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Understanding the Mind-Body Connection As A Wellness College Student

For many years now, scientists and researchers have seen a link between a person’s mind and body. The mind-body connection is how one’s physical well-being is inherently linked with their behaviours and thoughts (Menezes, 2020). This is true in the case of both physical ailments leading to strong feelings of stress and anxiety, as well as in cases of anxious and stressful emotions leading to problems like headaches and muscle pain (“Mind-Body Wellness,” 2019). Researchers have noted a consistent, inseparable connection between the mind and body. In fact, changes and dysregulation in the HPA (hypothalamic-pituitary-adrenal) axis can lead to both psychiatric disorders and more physical ones, such as cardiovascular disease (Renoir, Hasebe, & Gray, 2013).

As the connection between the mind and the body is a major part of the holistic approach to treatment, a wellness professional can help a client improve their emotional and physical well-being in ways that go beyond simply tackling their symptoms (Menezes, 2020).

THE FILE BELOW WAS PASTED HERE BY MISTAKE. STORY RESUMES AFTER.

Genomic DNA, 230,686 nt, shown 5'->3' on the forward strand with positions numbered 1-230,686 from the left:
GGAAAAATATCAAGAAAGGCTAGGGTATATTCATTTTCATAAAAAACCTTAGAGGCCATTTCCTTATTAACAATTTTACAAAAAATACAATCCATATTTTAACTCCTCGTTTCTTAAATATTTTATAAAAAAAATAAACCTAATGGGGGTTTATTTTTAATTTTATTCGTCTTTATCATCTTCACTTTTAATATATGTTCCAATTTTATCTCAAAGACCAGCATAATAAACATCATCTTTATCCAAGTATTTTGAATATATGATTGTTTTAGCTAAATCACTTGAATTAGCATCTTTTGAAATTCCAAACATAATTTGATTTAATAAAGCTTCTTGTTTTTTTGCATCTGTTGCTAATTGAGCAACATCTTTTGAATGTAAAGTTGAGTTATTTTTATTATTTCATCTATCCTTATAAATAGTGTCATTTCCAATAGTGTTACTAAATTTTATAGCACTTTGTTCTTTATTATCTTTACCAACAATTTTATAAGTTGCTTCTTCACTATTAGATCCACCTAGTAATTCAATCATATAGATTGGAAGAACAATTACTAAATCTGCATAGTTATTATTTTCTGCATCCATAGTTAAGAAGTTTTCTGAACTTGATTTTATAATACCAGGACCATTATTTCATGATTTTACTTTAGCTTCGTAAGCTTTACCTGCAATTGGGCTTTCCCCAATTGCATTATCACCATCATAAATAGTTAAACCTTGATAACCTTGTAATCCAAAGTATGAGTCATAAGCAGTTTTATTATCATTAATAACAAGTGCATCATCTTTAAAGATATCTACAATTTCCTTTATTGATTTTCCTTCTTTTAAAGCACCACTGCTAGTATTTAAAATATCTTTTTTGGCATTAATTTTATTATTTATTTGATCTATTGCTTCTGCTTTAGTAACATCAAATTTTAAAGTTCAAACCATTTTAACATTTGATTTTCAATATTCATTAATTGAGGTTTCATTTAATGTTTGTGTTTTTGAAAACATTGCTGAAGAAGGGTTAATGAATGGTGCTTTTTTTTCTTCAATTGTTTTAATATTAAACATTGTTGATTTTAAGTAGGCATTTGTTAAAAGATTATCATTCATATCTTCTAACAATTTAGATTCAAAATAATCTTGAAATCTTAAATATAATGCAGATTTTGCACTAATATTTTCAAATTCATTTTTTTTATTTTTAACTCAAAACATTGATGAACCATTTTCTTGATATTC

Here’s what a wellness college student should know about the connection between the body and mind.

How Are the Human Mind and Body Connected?

Both the brain and the rest of a person’s body are deeply interconnected, and both neurotransmitters and hormones that affect a person’s emotions can also lead to physical changes such as in appetite, sleep, and heart rate (Menezes, 2020). The connection between the mind and body is often dependent on the types of chemicals being released within the body. More specifically, gamma globulin (a substance impacting the health of one’s immune system) and endorphins (which relieve stress and pain) are produced by the brain (“Mind-Body Wellness,” 2019). These substances aren’t able to be produced when the brain is experiencing negative thoughts (“Mind-Body Wellness,” 2019). 

Consistent negative thoughts can also impede one’s ability to achieve optimal wellness (Menezes, 2020). Even if that person is told by their doctor they can easily prevent or reverse a health condition they have, their thought patterns may still cause them to think there’s nothing they can do to heal themselves (Menezes, 2020). Maintaining optimism in situations where a person is sick can make the healing process easier, based on the substances produced by the brain (“Mind-Body Wellness,” 2019). Likewise, the body releases stress hormones when one feels anxious (the fight-or-flight response), which can be detrimental for heart health and blood pressure (“Mind-Body Wellness,” 2019).

Chronic stress can lead to high blood pressure, poor sleep, and other symptoms

What Happens When the Body and Mind Impact One Another